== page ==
Construction on the multi-billion dollar TransMountain oil pipeline in western Canada has been halted due to hummingbirds.
Pipeline workers found the nest of an Anna’s hummingbird in a tree that was cut during production.
The hummingbird is not endangered, but is protected under Canadian federal law. Community groups in British Columbia then began filing complaints that TransMountain was cutting down trees that hosted nesting sites.
In response, Environment and Climate Change Canada ordered TransMountain to halt production of the pipeline until August 21.
TransMountain, which was purchased by Canadian Prime Minister Justin Trudeau’s government in 2018, stated that the stop order affects a 900 meter stretch of land but still plans to have the pipeline complete by 2022.
The TransMountain pipeline has been the subject of much protest since its inception 2013. Environmentalists and Native American Groups have heavily protested the expansion, making it one of Canada’s hottest political issues.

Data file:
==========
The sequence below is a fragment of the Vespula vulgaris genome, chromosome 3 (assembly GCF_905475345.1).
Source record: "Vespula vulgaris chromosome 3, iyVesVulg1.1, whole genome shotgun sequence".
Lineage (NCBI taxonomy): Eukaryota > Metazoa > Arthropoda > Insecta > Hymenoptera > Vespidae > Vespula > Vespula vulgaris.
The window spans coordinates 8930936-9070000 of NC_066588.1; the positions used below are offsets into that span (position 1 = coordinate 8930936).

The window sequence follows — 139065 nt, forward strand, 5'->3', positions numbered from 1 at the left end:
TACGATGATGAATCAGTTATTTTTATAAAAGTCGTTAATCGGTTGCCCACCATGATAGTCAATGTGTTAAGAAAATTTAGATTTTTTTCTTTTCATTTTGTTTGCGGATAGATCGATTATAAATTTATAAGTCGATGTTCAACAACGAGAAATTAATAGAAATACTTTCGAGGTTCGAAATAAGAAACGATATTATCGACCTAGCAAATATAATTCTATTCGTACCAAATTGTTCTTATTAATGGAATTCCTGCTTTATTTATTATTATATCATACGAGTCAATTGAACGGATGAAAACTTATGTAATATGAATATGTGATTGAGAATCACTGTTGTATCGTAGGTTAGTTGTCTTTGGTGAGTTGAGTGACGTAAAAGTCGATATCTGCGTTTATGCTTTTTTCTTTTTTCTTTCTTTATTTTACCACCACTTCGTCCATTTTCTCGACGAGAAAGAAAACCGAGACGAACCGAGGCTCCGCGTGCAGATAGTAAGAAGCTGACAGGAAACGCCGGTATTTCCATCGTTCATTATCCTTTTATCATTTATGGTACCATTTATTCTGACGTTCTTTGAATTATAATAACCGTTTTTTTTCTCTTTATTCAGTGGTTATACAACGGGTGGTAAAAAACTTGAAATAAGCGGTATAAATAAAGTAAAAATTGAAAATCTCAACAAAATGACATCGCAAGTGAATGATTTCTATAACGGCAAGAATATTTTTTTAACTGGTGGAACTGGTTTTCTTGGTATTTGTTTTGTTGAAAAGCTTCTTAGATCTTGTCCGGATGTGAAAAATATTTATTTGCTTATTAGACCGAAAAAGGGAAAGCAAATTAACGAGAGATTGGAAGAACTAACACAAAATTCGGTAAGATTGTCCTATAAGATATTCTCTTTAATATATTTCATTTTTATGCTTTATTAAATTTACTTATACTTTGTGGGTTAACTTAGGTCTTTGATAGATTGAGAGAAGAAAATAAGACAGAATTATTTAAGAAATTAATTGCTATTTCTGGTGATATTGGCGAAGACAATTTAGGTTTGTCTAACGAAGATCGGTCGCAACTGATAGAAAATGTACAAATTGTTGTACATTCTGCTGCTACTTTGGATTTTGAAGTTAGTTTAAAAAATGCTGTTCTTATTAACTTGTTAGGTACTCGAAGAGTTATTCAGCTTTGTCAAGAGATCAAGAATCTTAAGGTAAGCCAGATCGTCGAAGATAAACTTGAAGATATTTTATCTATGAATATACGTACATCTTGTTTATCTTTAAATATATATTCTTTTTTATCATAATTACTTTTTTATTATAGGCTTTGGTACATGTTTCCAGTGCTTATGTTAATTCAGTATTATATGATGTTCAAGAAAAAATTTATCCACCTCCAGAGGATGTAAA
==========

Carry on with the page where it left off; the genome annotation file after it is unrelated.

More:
Earlier in 2020, Canadian Energy Minister Sonya Savage made comments following the COVID-19 pandemic, saying that citizens needed jobs and would no longer tolerate “ideological protests”. Savage would go on further to say in May 2020 that it was “a great time” to build the pipeline given that protests couldn’t have more than 15 people in attendance.
The TransMouintain pipeline expansion will add an additional 980 km of new pipeline and will cost an estimated $12 billion. The Candian Environmental Protection Agency has outlined two complete volumes of proper work procedures for the pipeline, which is set to complete in December 2022.
If completed, the pipeline would bring in an estimated $46 billion in revenue over the course of 20 years, money that Canada plans to use on public services like healthcare and education.
© Fourth Estate® — All Rights Reserved.
This material may not be published, broadcast, rewritten or redistributed.